LeGarrette Blount has been noticeably absent in the Tampa Bay Buccaneers offense this season.
Blount was the team’s leading rusher in his first two seasons in the NFL, but has only carried the ball 13 times for 44 yards so far this season. Sunday, against the Washington Redskins, his six carries was a season high.
His 13 carries represent 13 percent of the Bucs' rushing attempts so far this season. That number is a far stretch from 2010 and 2011 when he accounted for 47 and 53 percent of the Bucs’ carries respectively.
Blount has the ability to be a game-changer. He has broken long runs (remember Green Bay last year) and made very athletic plays in his first two years in the NFL.
Why is Blount not playing a bigger role in the offense?
The obvious beginning is the new regime under head coach Greg Schiano and offensive coordinator Mike Sullivan. Sullivan has called Blount a complementary back and has been using him as such behind rookie Doug Martin.
One of the popular reasons for the Bucs not to utilize Blount more in the offense is that he makes the offense one-dimensional. The common rhetoric has been that he misses blocking assignments and isn’t a threat to catch the ball out of the backfield.
This would make for a good argument if not for the predictable, uncreative and conservative offensive game plan that the Bucs have displayed in the first four games of 2012.
How Should Bucs use LeGarrette Blount
So far this year, the Bucs ran the ball 101 times compared to attempting 119 times. That may initially sound like they are slightly leaning toward passing over running. However, on first and second downs the balance is tipped 87-84 in favor of run plays.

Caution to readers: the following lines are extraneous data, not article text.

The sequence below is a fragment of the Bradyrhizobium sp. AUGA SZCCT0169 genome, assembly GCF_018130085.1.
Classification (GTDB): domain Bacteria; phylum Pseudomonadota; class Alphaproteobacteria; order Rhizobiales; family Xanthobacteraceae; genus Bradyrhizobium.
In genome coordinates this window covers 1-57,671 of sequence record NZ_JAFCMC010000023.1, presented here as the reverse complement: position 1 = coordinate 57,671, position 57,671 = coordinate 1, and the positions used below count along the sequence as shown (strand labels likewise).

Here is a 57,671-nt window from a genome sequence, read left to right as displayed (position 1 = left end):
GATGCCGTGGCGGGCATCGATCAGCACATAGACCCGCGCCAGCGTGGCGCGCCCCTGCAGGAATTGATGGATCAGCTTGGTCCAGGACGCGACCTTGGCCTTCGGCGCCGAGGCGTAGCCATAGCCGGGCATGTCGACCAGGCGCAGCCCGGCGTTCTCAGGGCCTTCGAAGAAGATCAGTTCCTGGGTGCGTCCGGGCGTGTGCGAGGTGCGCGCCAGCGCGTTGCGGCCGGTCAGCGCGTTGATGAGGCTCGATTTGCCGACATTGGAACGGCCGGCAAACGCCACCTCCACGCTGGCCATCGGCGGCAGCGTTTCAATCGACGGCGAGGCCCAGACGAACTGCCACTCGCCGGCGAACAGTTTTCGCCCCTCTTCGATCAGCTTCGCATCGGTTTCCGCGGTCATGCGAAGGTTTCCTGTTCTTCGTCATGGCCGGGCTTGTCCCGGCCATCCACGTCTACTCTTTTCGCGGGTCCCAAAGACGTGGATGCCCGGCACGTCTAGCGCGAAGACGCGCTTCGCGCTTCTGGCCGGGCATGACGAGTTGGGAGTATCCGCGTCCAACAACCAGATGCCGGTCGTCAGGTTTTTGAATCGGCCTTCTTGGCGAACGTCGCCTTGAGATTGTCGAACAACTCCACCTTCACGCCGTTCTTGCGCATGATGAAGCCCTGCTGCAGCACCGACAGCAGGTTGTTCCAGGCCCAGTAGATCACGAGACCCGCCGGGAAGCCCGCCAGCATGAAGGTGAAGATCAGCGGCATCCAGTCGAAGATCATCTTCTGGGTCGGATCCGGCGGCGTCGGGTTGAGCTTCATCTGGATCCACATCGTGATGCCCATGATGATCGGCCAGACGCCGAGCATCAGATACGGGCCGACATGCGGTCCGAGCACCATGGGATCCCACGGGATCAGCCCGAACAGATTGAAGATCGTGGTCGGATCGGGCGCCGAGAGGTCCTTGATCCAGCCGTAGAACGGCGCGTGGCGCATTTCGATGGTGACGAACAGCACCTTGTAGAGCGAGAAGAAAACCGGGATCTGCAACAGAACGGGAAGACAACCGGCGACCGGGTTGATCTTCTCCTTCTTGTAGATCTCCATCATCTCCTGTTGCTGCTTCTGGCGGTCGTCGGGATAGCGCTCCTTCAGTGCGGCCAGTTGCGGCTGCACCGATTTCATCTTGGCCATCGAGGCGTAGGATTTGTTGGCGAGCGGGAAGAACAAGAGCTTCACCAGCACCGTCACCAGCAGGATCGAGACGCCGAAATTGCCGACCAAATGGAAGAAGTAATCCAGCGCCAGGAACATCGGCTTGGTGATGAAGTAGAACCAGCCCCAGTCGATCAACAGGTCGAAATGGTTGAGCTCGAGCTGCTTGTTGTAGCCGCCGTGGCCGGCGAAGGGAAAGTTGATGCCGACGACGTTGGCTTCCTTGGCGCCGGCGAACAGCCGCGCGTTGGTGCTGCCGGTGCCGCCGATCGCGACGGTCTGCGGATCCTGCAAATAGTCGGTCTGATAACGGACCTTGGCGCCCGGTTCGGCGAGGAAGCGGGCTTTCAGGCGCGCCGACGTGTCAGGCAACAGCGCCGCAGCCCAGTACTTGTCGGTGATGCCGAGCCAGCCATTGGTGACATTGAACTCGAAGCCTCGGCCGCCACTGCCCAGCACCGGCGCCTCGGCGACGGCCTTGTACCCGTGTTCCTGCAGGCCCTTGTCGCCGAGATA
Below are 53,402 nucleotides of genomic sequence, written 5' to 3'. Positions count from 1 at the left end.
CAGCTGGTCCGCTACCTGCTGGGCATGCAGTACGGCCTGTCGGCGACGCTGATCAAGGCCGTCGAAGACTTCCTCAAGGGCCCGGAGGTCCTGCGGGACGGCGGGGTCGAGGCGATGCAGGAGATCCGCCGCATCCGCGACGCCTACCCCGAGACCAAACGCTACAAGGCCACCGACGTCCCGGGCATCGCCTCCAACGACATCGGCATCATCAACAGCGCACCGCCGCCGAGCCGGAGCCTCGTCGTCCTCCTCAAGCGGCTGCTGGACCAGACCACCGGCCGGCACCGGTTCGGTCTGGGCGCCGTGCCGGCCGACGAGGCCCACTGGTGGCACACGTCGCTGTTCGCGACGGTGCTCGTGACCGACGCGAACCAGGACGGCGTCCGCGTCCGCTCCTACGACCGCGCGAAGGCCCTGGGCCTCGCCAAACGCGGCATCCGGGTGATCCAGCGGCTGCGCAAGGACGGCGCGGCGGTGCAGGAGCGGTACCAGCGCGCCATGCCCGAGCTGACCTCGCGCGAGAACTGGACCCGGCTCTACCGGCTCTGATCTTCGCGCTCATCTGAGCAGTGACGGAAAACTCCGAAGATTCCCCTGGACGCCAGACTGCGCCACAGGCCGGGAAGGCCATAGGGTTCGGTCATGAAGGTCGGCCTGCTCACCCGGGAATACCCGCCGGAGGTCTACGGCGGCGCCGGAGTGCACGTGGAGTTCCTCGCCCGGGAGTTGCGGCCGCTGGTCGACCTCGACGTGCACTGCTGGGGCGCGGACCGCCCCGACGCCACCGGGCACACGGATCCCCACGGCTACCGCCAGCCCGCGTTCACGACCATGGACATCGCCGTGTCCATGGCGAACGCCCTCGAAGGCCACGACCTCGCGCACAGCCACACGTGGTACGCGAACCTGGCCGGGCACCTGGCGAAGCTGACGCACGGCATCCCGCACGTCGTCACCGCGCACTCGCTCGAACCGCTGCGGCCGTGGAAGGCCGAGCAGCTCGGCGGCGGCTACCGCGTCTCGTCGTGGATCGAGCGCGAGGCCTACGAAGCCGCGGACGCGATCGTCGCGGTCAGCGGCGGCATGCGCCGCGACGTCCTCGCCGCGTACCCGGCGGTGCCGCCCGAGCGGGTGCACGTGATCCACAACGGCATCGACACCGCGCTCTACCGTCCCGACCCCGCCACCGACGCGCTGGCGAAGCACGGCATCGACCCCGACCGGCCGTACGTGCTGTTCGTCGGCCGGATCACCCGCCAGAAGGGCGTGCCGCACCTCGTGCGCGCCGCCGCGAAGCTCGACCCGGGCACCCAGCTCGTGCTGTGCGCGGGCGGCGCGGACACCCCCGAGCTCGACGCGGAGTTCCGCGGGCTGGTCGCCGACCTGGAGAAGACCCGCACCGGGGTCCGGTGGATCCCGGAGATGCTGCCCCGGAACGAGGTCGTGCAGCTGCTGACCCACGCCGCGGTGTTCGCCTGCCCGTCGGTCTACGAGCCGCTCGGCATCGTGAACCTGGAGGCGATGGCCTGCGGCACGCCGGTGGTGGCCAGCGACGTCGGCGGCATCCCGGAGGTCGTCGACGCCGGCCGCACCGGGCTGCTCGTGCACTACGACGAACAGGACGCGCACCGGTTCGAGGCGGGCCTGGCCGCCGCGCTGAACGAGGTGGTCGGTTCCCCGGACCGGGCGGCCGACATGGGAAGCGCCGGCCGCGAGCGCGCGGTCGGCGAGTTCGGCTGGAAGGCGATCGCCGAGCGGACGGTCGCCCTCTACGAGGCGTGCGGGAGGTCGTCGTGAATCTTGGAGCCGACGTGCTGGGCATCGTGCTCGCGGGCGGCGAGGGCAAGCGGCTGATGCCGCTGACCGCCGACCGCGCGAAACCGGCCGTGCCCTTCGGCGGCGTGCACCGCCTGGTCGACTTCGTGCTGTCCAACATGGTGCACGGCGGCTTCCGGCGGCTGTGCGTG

You also have to consider that against the Redskins the team only had 18 rushing attempts, making the numbers appear more balanced overall.
The team is still leaning run—only with its most experienced running back sitting on the sideline.
Doug Martin started off very impressively against the Carolina Panthers, rushing for 95 yards on 24 carries. Since then his productivity has slowed down, with only 152 yards on 47 carries in the three games since.
Against the Dallas Cowboys, Blount gained 11 yards on his first carry. He only carried the ball three more times in that loss.
"At the end of the day, if they tell me to go in, I'm going to be ready," Blount told Stephen Holder from the Tampa Bay Times. "I might not play as much, but I stand there and listen and do everything that everybody else does. My time will come. And I'll be ready."
Until his time comes, he will be waiting, toes on the sideline.
Jamal Wilburg is a featured columnist for Bleacher Report.